Thursday, 25 November 2010

Confessions of a rough sleeper

One element of twitching that seems to have disappeared is the rough sleeping. Now, it was never comfortable and it often involved more of the 'rough' than the 'sleeping', but never the less, it was taken on as a given part of the twitching ritual, which along with hitching, army surplus coats and Mars Bars made you what you were proud to be - a proper twitcher. During my brief affair with the genre, I slept rough regularly, mainly to save money but also to be 'on site' for a dawn raid on the bird. I therefore proudly announce my memorable rough moments, scored for your delectation and to be used as a guide to any tyros out there that may be contemplating spending time out in the elements.

Walberswick Bus Shelter, Suffolk
When: New Years Eve 1977
Conditions: Damp but mild
Quality of sleep: Fairly good, due to copious amounts of beer downed in nearby pub.
Drawbacks: need to get up for a wee on several occasions due to said beer. Bus shelter smelt of urine. Drunks staggering past first-footing.
Score: 6 out of 10

Lowestoft sea front
When: January 1978
Conditions: clear and cold
Quality of sleep: Awful.
Drawbacks: A chill breeze found its way inside the sleeping bag and clothing. Three days in the field without a wash was taking its toll. Hard concrete floor not great for insulation.
Score: 2 out of 10

A barn in Yorkshire
When: June 1979
Conditions: Warm
Quality of sleep: Good. Very few interuptions.
Drawbacks: Scuttling of rodents, fear of farmer waking us up with a pitchfork at some ungodly hour.
Score: 8 out of 10

Falmouth, Cornish clifftop
When: March 1980
Conditions: Mild for time of year
Quality of sleep: Good, due to sandy soil acting as a natural mattress.
Drawbacks: Waves crashing on beach did not have the soporific effect as hoped.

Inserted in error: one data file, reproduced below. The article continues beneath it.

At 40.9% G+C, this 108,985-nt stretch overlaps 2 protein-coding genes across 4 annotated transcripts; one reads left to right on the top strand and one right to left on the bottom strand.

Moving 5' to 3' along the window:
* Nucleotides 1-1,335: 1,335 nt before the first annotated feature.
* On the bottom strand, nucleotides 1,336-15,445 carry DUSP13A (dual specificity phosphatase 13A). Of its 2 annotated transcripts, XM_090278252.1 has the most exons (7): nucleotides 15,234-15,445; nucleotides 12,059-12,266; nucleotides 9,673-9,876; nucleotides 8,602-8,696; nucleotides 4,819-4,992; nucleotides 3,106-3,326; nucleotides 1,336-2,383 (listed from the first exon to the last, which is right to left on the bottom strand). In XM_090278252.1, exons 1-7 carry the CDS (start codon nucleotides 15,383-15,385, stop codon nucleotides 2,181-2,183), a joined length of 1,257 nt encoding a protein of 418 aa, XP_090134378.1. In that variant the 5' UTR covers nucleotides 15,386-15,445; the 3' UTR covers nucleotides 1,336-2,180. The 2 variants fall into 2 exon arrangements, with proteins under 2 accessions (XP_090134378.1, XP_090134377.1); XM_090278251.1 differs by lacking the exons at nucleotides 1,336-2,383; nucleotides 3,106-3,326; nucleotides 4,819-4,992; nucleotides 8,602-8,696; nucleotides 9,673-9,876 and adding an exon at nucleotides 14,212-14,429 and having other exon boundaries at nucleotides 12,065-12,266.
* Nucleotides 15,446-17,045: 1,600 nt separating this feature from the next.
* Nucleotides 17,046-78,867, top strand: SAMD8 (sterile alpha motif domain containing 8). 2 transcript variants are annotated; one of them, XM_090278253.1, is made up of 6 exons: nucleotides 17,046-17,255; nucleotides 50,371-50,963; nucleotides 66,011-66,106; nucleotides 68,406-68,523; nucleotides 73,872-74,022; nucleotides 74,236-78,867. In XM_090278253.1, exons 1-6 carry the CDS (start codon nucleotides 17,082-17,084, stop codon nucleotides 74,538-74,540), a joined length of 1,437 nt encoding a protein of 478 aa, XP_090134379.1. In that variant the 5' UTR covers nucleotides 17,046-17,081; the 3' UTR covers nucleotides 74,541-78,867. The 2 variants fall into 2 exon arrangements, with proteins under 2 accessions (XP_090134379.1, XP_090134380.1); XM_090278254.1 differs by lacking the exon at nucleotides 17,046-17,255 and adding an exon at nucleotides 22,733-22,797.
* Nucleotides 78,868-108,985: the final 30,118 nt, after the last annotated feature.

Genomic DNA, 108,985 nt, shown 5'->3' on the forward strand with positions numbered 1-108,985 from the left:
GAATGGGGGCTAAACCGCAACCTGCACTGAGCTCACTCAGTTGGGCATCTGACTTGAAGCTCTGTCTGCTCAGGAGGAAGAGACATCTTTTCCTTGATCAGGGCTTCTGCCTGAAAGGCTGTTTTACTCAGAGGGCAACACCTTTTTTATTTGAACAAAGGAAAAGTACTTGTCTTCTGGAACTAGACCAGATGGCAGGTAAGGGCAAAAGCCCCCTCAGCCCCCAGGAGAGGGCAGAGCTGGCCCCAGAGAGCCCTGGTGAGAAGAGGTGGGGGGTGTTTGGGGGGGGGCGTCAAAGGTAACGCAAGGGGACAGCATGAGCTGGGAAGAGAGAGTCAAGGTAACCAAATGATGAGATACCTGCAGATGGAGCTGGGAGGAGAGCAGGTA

Score: 8 out of 10

Norfolk church
When: summer 1980
Conditions: dry, then very wet
Quality of sleep: good then dire
Drawbacks: the entrance hall of the church was dry, comfortable and homely. The vicar that came to lock up at 10.30 cast us out into the night that involved walking around, shetering under trees and dodging heavy downpours.
Score: 8, then 0 out of 10.

I'm glad that I had these experiences. To sleep out in the open air, to look at the stars, to listen to the night-time call of birds - mainly owls and common waders, but also Stone Curlews - are experiences that are worth fortunes. The connection to the place and its wildlife is never stronger, your senses never more heightened. Even in a piss-puddled bus shelter...


Gavin Haig said...

Shame on that vicar!

seppy said...

Hi Steve - would be good to know what birds you were after on those nights out - or were you just roughing it for general birding? I must confess I've never slept out on a twitch, but have had several nights in cars, including 3 nights in the boot of a fiesta with 4 other blokes in it on a big twitch around the south coast and wales from aberdeen back in '90 - great spotted cuckoo, boni's gull, black-winged stilt, 2 woodchats, and cirl bunt all fell but wasn't a great kip! Coldest night ever was at the American Bittern outside Blackpool zoo - 3 of us huddled in the back seat of my beige mini metro under a threadbare blanket. There was ice inside the car! The cops arrived to ask us a few routine questions, but luckily we were saved any more disbelief & grief from them when another carload arrived asking "is this where you park for the bittern?" All part of why I'm now much more interested in patch birding!!